Momoge National Nature Reserve Named Wetland of International Importance

Photo by Crawford Prentice

Media Contact: Kate Fitzwilliams, Marketing/PR Specialist, (608) 356-9462 ext. 147

Baraboo, WI – The Ramsar Convention, an international treaty for the conservation and wise use of wetlands, reviews and designates key sites nominated by national governments as Wetlands of International Importance. This week, Jilin Momoge National Nature Reserve, where an astounding 97% of the world’s Siberian Cranes stage on migration, was one of five new sites formally recognized as a Wetland of International Importance in the People’s Republic of China.

“Momoge is one of the key sites where the International Crane Foundation (ICF) works with Chinese colleagues and local communities to develop innovative methods for water management, wetland restoration, and waterbird monitoring in response to development pressures and climate change,” ICF Senior Director, Conservation Networking, Claire Mirande said. “The Ramsar designation is acknowledgement of the conservation efforts of Momoge National Nature Reserve over the last decade. This effort began under our UNEP/GEF Siberian Crane Wetland Project, and it is very rewarding to see it come to fruition.”

Other Ramsar sites important to cranes include Horicon National Wildlife Refuge in Wisconsin (release site for the Whooping Crane reintroduction), Zhalong and Poyang Lake Nature Reserves in China, the Zambezi Delta and Kafue Flats in Africa, and many more!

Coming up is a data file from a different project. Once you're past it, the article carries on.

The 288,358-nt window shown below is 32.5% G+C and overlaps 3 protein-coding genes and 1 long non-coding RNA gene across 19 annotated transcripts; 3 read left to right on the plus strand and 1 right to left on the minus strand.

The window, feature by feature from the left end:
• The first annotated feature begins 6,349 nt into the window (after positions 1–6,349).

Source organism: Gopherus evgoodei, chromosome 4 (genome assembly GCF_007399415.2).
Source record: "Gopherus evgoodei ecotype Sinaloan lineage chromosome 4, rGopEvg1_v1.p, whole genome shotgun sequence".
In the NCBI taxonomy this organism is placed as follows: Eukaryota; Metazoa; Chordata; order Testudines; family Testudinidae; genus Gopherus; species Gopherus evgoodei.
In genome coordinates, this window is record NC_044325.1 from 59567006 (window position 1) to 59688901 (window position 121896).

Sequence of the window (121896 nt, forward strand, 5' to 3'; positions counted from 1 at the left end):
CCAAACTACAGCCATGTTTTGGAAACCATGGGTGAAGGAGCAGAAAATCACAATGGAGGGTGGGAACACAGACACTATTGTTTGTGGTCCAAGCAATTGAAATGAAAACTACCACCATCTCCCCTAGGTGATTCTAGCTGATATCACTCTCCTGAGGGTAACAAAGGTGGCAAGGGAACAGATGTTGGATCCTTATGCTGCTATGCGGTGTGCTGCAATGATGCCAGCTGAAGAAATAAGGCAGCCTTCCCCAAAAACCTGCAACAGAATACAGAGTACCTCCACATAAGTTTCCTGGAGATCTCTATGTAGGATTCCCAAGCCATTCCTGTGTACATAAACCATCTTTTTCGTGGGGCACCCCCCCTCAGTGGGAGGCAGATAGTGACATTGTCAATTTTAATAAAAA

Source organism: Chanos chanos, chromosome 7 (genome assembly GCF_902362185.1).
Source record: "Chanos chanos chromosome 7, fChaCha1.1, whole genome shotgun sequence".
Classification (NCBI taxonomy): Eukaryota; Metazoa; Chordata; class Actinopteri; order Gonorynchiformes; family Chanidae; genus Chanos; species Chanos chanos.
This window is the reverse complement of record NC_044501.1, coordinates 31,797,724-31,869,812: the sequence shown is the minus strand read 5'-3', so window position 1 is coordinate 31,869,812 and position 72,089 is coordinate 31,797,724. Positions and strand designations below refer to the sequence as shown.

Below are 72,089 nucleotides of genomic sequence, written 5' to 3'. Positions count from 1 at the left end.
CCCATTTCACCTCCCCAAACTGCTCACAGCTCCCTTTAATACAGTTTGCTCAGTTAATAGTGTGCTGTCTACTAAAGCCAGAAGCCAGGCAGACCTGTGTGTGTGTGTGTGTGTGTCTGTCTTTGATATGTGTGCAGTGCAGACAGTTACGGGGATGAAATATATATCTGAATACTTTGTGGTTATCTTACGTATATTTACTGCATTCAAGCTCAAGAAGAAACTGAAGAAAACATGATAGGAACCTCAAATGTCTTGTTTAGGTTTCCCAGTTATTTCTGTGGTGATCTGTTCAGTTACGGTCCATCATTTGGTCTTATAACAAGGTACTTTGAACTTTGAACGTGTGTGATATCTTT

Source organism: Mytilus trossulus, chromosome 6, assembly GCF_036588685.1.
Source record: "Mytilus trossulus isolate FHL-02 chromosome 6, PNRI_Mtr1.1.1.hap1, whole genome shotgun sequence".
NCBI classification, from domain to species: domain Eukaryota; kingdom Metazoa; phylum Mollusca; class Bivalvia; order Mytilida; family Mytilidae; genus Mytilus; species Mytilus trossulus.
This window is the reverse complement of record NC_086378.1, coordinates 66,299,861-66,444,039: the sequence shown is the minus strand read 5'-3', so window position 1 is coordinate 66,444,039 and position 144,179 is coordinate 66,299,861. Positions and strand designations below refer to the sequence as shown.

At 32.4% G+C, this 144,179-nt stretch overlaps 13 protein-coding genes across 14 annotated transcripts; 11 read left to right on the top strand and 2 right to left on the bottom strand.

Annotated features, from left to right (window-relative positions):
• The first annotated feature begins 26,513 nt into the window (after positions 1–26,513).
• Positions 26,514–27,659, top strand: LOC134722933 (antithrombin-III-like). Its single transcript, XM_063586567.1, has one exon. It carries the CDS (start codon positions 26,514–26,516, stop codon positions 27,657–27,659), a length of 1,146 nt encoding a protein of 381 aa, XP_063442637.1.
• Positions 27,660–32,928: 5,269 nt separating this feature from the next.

From the Ramsar Forum Announcment:

Jilin Momoge National Nature Reserve (144,000 ha; 45°54’32”N 123°45’56″E) located in the transition zone between deserts and grasslands in the northwestern part of Jilin Province, supports wetland types that are representative of the biogeographic region, such as low plain wetlands, rivers, temperate meadow and shallow lakes. These habitats provide important refuge for a variety of fish and bird species. In spring 2012, 97% of the world’s population of the critically endangered Siberian Crane (Leucogeranus leucogeranus) were recorded at the site, and over 100,000 waterbirds were recorded in each year between 2010 and 2012. The site plays an important role in groundwater recharge, flood water storage, and local climate regulation. It is also important in supporting the local fisheries, livestock farming and agriculture.

ICF works worldwide to conserve cranes and the ecosystems, watersheds, and flyways on which they depend. ICF provides knowledge, leadership, and inspiration to engage people in resolving threats to cranes and their diverse landscapes. The success of ICF is possible solely through the generous support of our members and donors. For more information about ICF visit www.savingcranes.org. For more information about The Ramsar Convention on Wetlands visit http://www.ramsar.org